In 1981 in Los Angeles, California, Kentucky-born guitarist Sid Griffin left the Unclaimed, a 1960s-styled punk band, after jamming with former Boxboys drummer Greg Sowders. Intent on forming a band, they advertised for musicians in a local newspaper and connected with Stephen McCarthy, a country music lover from Virginia who was new to L.A. Several bassists later, they settled with Tom Stevens, an Indiana native who was a former candidate in the NASA “Right Stuff” space program in Houston, Texas. The Long Ryders, named after the Walter Hill film, The Long Riders, recorded three punky Americana and alt-country albums, then split in 1987. The Long Ryders periodically regrouped for brief reunions (2004, 2009, 2016) but have released only reissues and live albums since the 1980s.
The Long Ryders headlining gig at the Bowery Ballroom tonight was the band's first New York appearance in 29 years. Although the venue is largely a stand-up venue, several older fans pulled chairs onto the dance floor. Armed with a front line featuring three harmonizing vocalists, the songs swept from jangly pop-country (primarily led by McCarthy) to rustic roots rockers (led by Griffin), much of it with a twist of garage psychedelia. Beginning with "Tell It to the Judge on Sunday" and ending with "Looking for Lewis and Clark," the set included the band's best known songs but also included deep cuts from the band's catalog. The set also included covers of Bob Dylan's "Masters of War," Buffalo Springfield's "On the Way Home" and Mel Tillis' "Mental Revenge." McCarthy played twangy lead guitar riffs and searing slides on his steel guitar, and at one point Griffin played an uncommon 12-string Rickenbacker. Rather than simply mining an old sound, the band instead indulged their pop songs with an appreciation of American roots music. Pop songs sound so much better this way.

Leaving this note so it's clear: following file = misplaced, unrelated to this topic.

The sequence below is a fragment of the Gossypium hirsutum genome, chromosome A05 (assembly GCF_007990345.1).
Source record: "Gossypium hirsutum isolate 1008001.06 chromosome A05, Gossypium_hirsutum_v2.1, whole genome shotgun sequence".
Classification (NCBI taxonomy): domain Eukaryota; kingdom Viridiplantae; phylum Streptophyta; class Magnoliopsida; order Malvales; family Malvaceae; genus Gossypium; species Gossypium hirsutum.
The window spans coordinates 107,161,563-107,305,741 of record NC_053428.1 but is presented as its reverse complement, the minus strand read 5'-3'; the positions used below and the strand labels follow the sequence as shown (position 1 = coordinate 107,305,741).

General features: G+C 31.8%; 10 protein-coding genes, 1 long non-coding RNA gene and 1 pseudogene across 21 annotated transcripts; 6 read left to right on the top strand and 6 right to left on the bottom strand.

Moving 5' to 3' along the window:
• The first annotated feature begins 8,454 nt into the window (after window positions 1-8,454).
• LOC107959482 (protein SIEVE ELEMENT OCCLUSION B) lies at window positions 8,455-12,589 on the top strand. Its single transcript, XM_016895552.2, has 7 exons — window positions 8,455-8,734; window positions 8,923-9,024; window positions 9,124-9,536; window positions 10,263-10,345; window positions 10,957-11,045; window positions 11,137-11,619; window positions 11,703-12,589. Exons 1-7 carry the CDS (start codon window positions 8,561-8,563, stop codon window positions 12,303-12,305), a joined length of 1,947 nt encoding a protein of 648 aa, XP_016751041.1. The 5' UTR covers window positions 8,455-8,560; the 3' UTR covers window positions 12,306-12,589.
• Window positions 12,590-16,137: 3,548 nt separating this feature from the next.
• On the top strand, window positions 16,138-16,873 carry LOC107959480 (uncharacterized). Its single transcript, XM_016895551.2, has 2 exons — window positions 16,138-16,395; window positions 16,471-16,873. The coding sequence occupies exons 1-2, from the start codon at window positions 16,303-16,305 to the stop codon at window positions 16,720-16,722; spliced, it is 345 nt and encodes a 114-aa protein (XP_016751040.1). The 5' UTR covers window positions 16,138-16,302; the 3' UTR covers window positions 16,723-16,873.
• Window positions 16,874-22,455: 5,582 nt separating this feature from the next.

Visit the Long Ryders at www.thelongryders.com.